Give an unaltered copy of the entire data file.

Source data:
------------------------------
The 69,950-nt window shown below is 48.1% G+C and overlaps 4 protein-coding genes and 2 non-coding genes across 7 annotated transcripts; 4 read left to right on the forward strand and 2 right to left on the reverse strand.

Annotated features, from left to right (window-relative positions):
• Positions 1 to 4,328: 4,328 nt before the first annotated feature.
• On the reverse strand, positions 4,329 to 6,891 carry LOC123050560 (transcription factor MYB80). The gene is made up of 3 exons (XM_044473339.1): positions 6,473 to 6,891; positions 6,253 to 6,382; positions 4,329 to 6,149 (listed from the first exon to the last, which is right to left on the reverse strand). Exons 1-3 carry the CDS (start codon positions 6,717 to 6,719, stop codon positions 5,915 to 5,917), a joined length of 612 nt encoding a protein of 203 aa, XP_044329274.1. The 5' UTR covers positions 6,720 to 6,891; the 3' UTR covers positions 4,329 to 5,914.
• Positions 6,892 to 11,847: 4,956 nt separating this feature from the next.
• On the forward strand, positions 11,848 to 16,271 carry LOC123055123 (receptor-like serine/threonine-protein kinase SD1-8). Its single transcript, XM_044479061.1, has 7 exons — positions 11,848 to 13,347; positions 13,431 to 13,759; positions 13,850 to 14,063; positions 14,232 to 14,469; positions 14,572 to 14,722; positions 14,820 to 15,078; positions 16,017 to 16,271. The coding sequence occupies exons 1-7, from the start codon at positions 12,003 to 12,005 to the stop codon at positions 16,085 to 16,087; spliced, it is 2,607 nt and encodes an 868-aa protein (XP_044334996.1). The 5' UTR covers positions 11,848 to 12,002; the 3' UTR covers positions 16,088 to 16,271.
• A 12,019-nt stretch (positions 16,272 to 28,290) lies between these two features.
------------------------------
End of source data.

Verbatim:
The 69,950-nt window shown below is 48.1% G+C and overlaps 4 protein-coding genes and 2 non-coding genes across 7 annotated transcripts; 4 read left to right on the forward strand and 2 right to left on the reverse strand.

Annotated features, from left to right (window-relative positions):
• Positions 1 to 4,328: 4,328 nt before the first annotated feature.
• On the reverse strand, positions 4,329 to 6,891 carry LOC123050560 (transcription factor MYB80). The gene is made up of 3 exons (XM_044473339.1): positions 6,473 to 6,891; positions 6,253 to 6,382; positions 4,329 to 6,149 (listed from the first exon to the last, which is right to left on the reverse strand). Exons 1-3 carry the CDS (start codon positions 6,717 to 6,719, stop codon positions 5,915 to 5,917), a joined length of 612 nt encoding a protein of 203 aa, XP_044329274.1. The 5' UTR covers positions 6,720 to 6,891; the 3' UTR covers positions 4,329 to 5,914.
• Positions 6,892 to 11,847: 4,956 nt separating this feature from the next.
• On the forward strand, positions 11,848 to 16,271 carry LOC123055123 (receptor-like serine/threonine-protein kinase SD1-8). Its single transcript, XM_044479061.1, has 7 exons — positions 11,848 to 13,347; positions 13,431 to 13,759; positions 13,850 to 14,063; positions 14,232 to 14,469; positions 14,572 to 14,722; positions 14,820 to 15,078; positions 16,017 to 16,271. The coding sequence occupies exons 1-7, from the start codon at positions 12,003 to 12,005 to the stop codon at positions 16,085 to 16,087; spliced, it is 2,607 nt and encodes an 868-aa protein (XP_044334996.1). The 5' UTR covers positions 11,848 to 12,002; the 3' UTR covers positions 16,088 to 16,271.
• A 12,019-nt stretch (positions 16,272 to 28,290) lies between these two features.